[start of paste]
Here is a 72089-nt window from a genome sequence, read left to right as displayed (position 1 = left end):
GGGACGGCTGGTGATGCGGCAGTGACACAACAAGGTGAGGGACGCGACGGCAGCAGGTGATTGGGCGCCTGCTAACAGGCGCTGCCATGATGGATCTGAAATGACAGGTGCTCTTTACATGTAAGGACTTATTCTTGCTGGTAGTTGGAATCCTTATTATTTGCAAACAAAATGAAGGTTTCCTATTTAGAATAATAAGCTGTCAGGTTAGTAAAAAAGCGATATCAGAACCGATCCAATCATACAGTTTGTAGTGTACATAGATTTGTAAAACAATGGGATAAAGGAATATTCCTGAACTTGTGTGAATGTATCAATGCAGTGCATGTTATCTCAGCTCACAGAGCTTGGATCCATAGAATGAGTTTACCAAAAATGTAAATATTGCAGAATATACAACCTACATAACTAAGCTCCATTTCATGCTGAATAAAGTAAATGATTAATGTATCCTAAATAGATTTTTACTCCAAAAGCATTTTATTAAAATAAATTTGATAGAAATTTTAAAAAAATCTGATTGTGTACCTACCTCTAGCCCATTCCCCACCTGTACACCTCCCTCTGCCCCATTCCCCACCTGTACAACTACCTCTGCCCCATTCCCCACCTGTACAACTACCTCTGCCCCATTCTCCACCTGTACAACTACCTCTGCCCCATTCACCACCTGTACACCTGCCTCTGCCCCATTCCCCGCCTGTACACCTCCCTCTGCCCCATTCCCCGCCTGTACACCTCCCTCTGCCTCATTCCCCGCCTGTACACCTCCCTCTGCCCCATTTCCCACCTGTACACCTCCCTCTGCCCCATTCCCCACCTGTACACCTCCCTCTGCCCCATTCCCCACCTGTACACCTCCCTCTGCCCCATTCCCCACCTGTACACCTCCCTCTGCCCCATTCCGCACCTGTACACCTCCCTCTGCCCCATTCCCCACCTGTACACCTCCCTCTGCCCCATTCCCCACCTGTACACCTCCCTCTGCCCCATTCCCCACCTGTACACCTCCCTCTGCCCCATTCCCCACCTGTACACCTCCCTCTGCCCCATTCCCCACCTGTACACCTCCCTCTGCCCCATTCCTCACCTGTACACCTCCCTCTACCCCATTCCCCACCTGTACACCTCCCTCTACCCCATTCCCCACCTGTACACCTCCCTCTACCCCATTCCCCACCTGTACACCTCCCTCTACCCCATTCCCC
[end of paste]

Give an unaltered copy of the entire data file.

Here is a 72089-nt window from a genome sequence, read left to right as displayed (position 1 = left end):
GGGACGGCTGGTGATGCGGCAGTGACACAACAAGGTGAGGGACGCGACGGCAGCAGGTGATTGGGCGCCTGCTAACAGGCGCTGCCATGATGGATCTGAAATGACAGGTGCTCTTTACATGTAAGGACTTATTCTTGCTGGTAGTTGGAATCCTTATTATTTGCAAACAAAATGAAGGTTTCCTATTTAGAATAATAAGCTGTCAGGTTAGTAAAAAAGCGATATCAGAACCGATCCAATCATACAGTTTGTAGTGTACATAGATTTGTAAAACAATGGGATAAAGGAATATTCCTGAACTTGTGTGAATGTATCAATGCAGTGCATGTTATCTCAGCTCACAGAGCTTGGATCCATAGAATGAGTTTACCAAAAATGTAAATATTGCAGAATATACAACCTACATAACTAAGCTCCATTTCATGCTGAATAAAGTAAATGATTAATGTATCCTAAATAGATTTTTACTCCAAAAGCATTTTATTAAAATAAATTTGATAGAAATTTTAAAAAAATCTGATTGTGTACCTACCTCTAGCCCATTCCCCACCTGTACACCTCCCTCTGCCCCATTCCCCACCTGTACAACTACCTCTGCCCCATTCCCCACCTGTACAACTACCTCTGCCCCATTCTCCACCTGTACAACTACCTCTGCCCCATTCACCACCTGTACACCTGCCTCTGCCCCATTCCCCGCCTGTACACCTCCCTCTGCCCCATTCCCCGCCTGTACACCTCCCTCTGCCTCATTCCCCGCCTGTACACCTCCCTCTGCCCCATTTCCCACCTGTACACCTCCCTCTGCCCCATTCCCCACCTGTACACCTCCCTCTGCCCCATTCCCCACCTGTACACCTCCCTCTGCCCCATTCCCCACCTGTACACCTCCCTCTGCCCCATTCCGCACCTGTACACCTCCCTCTGCCCCATTCCCCACCTGTACACCTCCCTCTGCCCCATTCCCCACCTGTACACCTCCCTCTGCCCCATTCCCCACCTGTACACCTCCCTCTGCCCCATTCCCCACCTGTACACCTCCCTCTGCCCCATTCCCCACCTGTACACCTCCCTCTGCCCCATTCCTCACCTGTACACCTCCCTCTACCCCATTCCCCACCTGTACACCTCCCTCTACCCCATTCCCCACCTGTACACCTCCCTCTACCCCATTCCCCACCTGTACACCTCCCTCTACCCCATTCCCC